A classic of high breeding

PRETTY POLLY
Click to follow

When I was about nine my grandpa McKee, a Belfast bookmaker, gave me two volumes about the history of the English Turf in the early part of the century. They were the first racing books I owned and, instantly absorbed, I read, re-read, indeed almost learned by heart, the exploits of the giants of the sport: mighty Bayardo, brave Humorist, globetrotting Papyrus, flying Mumtaz Mahal.

When I was about nine my grandpa McKee, a Belfast bookmaker, gave me two volumes about the history of the English Turf in the early part of the century. They were the first racing books I owned and, instantly absorbed, I read, re-read, indeed almost learned by heart, the exploits of the giants of the sport: mighty Bayardo, brave Humorist, globetrotting Papyrus, flying Mumtaz Mahal.

It was the horses who were, and still are, the magnet. But one above all of those long-dead champions attracted. A strong-quartered dark chestnut filly stood dutifully to attention looking left, like all the others in the book, as she posed with her jockey, Billy Lane, on her back. But her countenance, as she gazed with kindness and curiosity from the page, ears pricked, seemed to own something extra. And the more I read showed that the white diamond between her eyes was the perfect marking for her. She was a gem.

As a racehorse Pretty Polly, foaled in 1901, set standards for the century that will now not be surpassed. She was the best two-year-old filly of hers or any generation since. Ditto three-year-old filly, and older racemare. And not many would argue with her being broodmare of the century as well.

She was bred in Ireland by Major Eustace Loder at his family's renowned Eyrefield Lodge Stud in Co. Kildare. As a young horse she was physically precocious and, although she inherited her dam's gentle temperament, there was mischief in her too; on one occasion she escaped from her lad and raced twice round a narrow path surrounding a quarry, with a 40ft drop on one side and a high wall on the other, before she consented to be caught.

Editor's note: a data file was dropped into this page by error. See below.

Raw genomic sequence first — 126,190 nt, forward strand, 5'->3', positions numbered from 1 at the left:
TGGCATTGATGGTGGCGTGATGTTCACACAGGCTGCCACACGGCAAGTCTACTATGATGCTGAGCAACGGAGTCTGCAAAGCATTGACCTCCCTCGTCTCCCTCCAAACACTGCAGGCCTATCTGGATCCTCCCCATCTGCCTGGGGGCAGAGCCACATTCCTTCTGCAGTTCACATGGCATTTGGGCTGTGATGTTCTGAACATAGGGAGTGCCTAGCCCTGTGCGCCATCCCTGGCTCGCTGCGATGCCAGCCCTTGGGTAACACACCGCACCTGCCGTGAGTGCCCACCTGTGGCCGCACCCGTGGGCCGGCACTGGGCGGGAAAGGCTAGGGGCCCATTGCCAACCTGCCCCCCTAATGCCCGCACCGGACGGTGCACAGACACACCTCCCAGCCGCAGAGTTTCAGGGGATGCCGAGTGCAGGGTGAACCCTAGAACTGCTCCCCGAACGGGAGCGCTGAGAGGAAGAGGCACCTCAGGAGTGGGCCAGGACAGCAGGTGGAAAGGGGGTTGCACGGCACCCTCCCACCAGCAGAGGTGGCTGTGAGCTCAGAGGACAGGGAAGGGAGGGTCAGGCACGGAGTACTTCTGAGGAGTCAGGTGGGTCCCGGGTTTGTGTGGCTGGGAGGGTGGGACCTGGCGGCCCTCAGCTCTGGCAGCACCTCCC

She was sent to Newmarket to be trained for racing, to Peter Purcell Gilpin at his newly built Clarehaven Stables. In her first race, over five furlongs at Sandown, most people assumed there had been a false start when she was seen romping clear after two furlongs. The judge estimated her winning distance at 10 lengths, but a contemporary photo shows it was more like 20. She went through the season unbeaten and unextended in nine races, including both the Cheveley Park and Middle Park Stakes, two days apart.

The question of whether she would transfer her brilliance to Classic distances as a three-year-old was soon answered. She won the 1,000 Guineas in record time in a canter, strolled home in the Oaks (at 100-8 on, the shortest ever price in a Classic) and thrashed the 2,000 Guineas and Derby winner, St Amant, in the St Leger. At four her victories included the Coronation Cup, Champion Stakes and Jockey Club Cup and at five she won another Coronation Cup.

She had an inseparable companion, a cob called Little Missus, who would accompany her in parade rings and sometimes to the start. After a race Pretty Polly would rush to greet her friend in the winner's circle, with much whinnying and rubbing of noses. She became a heroine of the Edwardian age and would have been a marketing man's dream today; before the St Leger 15,000 postcards bearing her image were sold and people wore ties in the blue-and-yellow Loder colours.

She retired to stud at Eyrefield the winner of 22 of her 24 starts, owing nothing to anyone. But she continued to give as a broodmare, though producing nothing like as good as herself, but it's a rare horse who does. She had nine foals and her direct descendants, for the Loder family and other breeders, include such as St Paddy, Brigadier Gerard, Court Harwell, Great Nephew, Luthier, Northern Taste, Park Appeal, Desirable, Donatello, Psidium, Supreme Court, Sigy, Tenby, Marwell and Marling. And her great-great-great grand-daughter Lady Angela became dam of Nearctic, the sire of Northern Dancer.

Pretty Polly died in August 1931, but through her descendants her name will live on into another century. The brilliance and generosity of the high-class thoroughbred, and the continuity of the breed, is a constant fascination, and Pretty Polly sums it all up.

Comments